By law, nursing homes need to write up care plans specially tailored for each resident, so doctors, nurses, therapists and all other caregivers are on the same page about how to help residents reach the highest possible levels of physical, mental and psychological well-being.
Not only are residents often going without the crucial help they need, but the government could be spending taxpayer money on facilities that could endanger people's health, the report concluded. The findings come as concerns about health care quality and cost are garnering heightened attention as the Obama administration implements the nation's sweeping health care overhaul.
"These findings raise concerns about what Medicare is paying for," the report said.
Investigators estimate that in one out of five stays, patients' health problems weren't addressed in the care plans, falling far short of government directives. For example, one home made no plans to monitor a patient's use of two anti-psychotic drugs and one depression medication, even though the drugs could have serious side effects.
In other cases, residents got therapy they didn't need, which the report said was in the nursing homes' financial interest because they would be reimbursed at a higher rate by Medicare.
In one example, a patient kept getting physical and occupational therapy even though the care plan said all the health goals had been met, the report said.
The Office of Inspector General's report was based on medical records from 190 patient visits to nursing homes in 42 states that lasted at least three weeks, which investigators said gave them a statistically valid sample of Medicare beneficiaries' experiences in skilled nursing facilities.
That sample represents about 1.1 million patient visits to nursing homes nationwide in 2009, the most recent year for which data was available, according to the review.
Overall, the review raises questions about whether the system is allowing homes to get paid for poor quality services that may be harming residents, investigators said, and recommended that the CMS tie payments to homes' abilities to meet basic care requirements. The report also recommended that the agency strengthen its regulations and ramp up its oversight. The review did not name individual homes, nor did it estimate the number of patients who had been mistreated, but instead looked at the overall number of stays in which problems arose.
In response, the agency agreed that it should consider tying Medicare reimbursements to homes' provision of good care. CMS also said in written comments that it is reviewing its own regulations to improve enforcement at the homes.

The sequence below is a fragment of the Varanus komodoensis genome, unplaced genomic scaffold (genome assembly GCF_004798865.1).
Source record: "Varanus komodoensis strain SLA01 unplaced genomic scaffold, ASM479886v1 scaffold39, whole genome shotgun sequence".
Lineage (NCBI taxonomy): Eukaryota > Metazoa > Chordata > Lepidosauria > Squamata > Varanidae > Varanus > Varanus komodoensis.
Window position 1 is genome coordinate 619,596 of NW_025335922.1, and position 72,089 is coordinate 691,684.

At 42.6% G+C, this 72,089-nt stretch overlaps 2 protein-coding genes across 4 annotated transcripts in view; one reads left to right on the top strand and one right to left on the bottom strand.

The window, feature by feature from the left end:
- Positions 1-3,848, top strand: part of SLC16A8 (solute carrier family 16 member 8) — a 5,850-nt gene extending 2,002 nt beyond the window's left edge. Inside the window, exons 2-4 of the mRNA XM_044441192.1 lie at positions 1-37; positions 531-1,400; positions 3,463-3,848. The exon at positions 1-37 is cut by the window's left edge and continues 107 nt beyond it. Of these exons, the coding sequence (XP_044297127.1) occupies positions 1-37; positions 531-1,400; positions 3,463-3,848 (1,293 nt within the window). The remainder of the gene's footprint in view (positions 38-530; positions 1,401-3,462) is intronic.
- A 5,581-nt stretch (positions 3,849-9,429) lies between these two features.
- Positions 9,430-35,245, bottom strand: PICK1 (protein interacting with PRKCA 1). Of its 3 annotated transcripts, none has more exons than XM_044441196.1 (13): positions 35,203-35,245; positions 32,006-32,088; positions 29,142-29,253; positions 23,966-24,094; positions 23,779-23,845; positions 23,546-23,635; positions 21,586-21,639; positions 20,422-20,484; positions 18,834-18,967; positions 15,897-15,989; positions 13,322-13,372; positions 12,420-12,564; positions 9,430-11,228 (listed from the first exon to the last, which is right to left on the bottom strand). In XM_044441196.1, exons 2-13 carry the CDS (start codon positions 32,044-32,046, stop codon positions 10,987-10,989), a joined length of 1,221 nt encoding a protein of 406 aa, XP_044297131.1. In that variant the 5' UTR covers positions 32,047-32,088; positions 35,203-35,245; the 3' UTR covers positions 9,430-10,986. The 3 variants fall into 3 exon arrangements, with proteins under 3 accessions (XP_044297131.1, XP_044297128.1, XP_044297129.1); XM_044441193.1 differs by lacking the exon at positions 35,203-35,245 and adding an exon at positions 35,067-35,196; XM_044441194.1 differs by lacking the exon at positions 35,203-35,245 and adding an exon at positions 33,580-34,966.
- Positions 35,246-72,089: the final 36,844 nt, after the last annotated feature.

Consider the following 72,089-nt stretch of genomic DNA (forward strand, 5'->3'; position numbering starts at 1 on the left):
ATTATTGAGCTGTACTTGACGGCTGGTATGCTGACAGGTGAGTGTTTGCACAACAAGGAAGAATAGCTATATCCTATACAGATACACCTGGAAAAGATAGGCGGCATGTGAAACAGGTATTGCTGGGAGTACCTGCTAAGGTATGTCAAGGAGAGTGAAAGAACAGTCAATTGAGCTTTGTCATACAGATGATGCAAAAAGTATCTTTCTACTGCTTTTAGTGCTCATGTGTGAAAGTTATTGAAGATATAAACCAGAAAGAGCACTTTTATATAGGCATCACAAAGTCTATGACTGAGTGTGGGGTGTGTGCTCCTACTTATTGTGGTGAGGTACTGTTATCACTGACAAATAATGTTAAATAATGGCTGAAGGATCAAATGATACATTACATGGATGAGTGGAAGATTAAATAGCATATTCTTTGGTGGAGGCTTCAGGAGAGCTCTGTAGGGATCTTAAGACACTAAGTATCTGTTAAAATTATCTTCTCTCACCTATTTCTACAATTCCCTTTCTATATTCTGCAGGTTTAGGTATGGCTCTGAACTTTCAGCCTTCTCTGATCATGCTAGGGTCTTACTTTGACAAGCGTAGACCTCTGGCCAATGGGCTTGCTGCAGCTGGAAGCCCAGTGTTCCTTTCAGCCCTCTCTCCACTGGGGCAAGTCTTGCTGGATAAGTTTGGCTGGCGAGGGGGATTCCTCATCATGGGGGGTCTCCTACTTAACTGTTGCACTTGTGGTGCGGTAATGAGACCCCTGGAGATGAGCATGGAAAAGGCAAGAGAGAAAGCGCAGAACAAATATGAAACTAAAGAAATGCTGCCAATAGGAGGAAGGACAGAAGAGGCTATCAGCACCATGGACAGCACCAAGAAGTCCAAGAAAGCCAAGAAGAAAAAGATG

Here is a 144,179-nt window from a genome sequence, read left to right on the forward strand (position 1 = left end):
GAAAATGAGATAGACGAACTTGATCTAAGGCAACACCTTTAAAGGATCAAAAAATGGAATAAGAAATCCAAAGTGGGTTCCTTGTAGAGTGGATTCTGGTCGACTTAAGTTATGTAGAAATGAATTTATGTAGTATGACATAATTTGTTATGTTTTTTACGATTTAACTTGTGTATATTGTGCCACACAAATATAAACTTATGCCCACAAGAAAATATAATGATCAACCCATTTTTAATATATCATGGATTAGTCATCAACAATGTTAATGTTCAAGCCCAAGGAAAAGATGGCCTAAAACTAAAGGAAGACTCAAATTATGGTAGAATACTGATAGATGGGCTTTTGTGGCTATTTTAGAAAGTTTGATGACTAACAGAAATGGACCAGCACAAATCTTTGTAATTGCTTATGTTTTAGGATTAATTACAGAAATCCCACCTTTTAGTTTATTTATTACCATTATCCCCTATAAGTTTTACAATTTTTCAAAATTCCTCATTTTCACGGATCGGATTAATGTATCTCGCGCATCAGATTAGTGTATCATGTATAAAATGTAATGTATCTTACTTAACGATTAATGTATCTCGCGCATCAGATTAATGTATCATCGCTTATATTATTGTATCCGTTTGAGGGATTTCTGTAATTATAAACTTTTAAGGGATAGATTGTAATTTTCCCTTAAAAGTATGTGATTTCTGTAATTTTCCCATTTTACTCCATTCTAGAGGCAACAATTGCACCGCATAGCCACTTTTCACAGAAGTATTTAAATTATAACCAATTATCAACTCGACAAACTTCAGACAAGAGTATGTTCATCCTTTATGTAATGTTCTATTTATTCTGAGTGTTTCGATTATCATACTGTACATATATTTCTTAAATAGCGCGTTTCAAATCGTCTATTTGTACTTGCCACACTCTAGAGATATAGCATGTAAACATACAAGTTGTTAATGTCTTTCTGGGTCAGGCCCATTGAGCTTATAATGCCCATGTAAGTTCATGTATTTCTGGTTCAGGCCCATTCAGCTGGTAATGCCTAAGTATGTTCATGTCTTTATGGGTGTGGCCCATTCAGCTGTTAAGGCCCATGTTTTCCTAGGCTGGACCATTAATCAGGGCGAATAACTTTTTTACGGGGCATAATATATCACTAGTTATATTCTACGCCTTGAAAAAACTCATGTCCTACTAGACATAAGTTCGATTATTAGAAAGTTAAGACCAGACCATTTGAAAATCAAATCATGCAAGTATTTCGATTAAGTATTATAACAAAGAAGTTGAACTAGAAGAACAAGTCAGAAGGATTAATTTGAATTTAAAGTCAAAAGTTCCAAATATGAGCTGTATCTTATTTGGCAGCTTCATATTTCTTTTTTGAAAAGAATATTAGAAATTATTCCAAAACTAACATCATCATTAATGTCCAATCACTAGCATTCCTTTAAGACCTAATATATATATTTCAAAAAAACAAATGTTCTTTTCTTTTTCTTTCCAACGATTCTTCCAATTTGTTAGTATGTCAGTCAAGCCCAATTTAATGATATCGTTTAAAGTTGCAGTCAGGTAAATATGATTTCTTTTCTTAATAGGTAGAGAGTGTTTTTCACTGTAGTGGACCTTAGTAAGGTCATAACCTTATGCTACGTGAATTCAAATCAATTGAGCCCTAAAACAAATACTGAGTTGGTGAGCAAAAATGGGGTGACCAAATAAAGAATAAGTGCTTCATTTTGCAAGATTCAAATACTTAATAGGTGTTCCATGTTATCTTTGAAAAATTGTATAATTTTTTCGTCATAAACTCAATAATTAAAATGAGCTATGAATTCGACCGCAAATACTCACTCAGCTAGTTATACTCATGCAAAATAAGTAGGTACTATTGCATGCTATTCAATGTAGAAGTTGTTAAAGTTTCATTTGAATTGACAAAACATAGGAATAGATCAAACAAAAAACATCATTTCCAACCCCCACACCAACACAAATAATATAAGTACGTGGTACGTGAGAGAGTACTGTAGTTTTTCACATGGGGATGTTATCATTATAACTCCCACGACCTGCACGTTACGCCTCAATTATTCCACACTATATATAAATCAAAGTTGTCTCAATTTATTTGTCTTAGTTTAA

"Medicare has made significant changes to the way we pay providers thanks to the health care law, to reward better quality care," Medicare spokesman Brian Cook said in a statement to AP. "We are taking steps to make sure these facilities have the resources to improve the quality of their care, and make sure Medicare is paying for the quality of care that beneficiaries are entitled to."
CMS hires state-level agencies to survey the homes and make sure they are complying with federal law, and can require correction plans, deny payment or end a contract with a home if major deficiencies come to light. The agency also said it would follow up on potential enforcement at the homes featured in the report.
Greg Crist, a Washington-based spokeswoman for the American Health Care Association, which represents the largest share of skilled nursing facilities nationwide, said overall nursing home operators are well regulated and follow federal guidelines but added that he could not fully comment on the report's conclusions without having had the chance to read it.
"Our members begin every treatment with the individual's personal health needs at the forefront. This is a hands-on process, involving doctors and even family members in an effort to enhance the health outcome of the patient," Crist said.
Virginia Fichera, who has relatives in two nursing homes in New York, said she would welcome a greater push for accountability at skilled nursing facilities.
"Once you're in a nursing home, if things don't go right, you're really a prisoner," said Fichera, a retired professor in Sterling, NY. "As a concerned relative, you just want to know the care is good, and if there are problems, why they are happening and when they'll be fixed."
Once residents are ready to go back home or transfer to another facility, federal law also requires that the homes write special plans to make sure patients are safely discharged.
Investigators found the homes didn't always do what was needed to ensure a smooth transition.
In nearly one-third of cases, facilities also did not provide enough information when the patient moved to another setting, the report found.